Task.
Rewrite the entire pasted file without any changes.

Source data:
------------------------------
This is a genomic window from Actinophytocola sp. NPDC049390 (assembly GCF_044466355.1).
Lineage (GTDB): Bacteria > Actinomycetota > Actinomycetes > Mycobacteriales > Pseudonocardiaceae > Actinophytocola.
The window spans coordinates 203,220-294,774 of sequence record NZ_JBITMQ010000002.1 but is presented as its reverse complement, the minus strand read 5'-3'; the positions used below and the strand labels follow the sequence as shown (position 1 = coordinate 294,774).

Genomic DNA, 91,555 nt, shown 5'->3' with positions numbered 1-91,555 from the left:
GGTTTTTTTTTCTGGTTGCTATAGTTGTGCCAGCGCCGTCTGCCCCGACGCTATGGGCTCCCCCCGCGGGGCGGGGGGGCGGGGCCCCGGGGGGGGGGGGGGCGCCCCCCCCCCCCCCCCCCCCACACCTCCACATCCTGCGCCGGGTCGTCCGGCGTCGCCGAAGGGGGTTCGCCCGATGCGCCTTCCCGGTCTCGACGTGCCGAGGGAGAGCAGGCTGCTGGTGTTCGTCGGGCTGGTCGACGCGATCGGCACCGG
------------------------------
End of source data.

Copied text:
This is a genomic window from Actinophytocola sp. NPDC049390 (assembly GCF_044466355.1).
Lineage (GTDB): Bacteria > Actinomycetota > Actinomycetes > Mycobacteriales > Pseudonocardiaceae > Actinophytocola.
The window spans coordinates 203,220-294,774 of sequence record NZ_JBITMQ010000002.1 but is presented as its reverse complement, the minus strand read 5'-3'; the positions used below and the strand labels follow the sequence as shown (position 1 = coordinate 294,774).

Genomic DNA, 91,555 nt, shown 5'->3' with positions numbered 1-91,555 from the left:
GGTTTTTTTTTCTGGTTGCTATAGTTGTGCCAGCGCCGTCTGCCCCGACGCTATGGGCTCCCCCCGCGGGGCGGGGGGGCGGGGCCCCGGGGGGGGGGGGGGCGCCCCCCCCCCCCCCCCCCCCACACCTCCACATCCTGCGCCGGGTCGTCCGGCGTCGCCGAAGGGGGTTCGCCCGATGCGCCTTCCCGGTCTCGACGTGCCGAGGGAGAGCAGGCTGCTGGTGTTCGTCGGGCTGGTCGACGCGATCGGCACCGG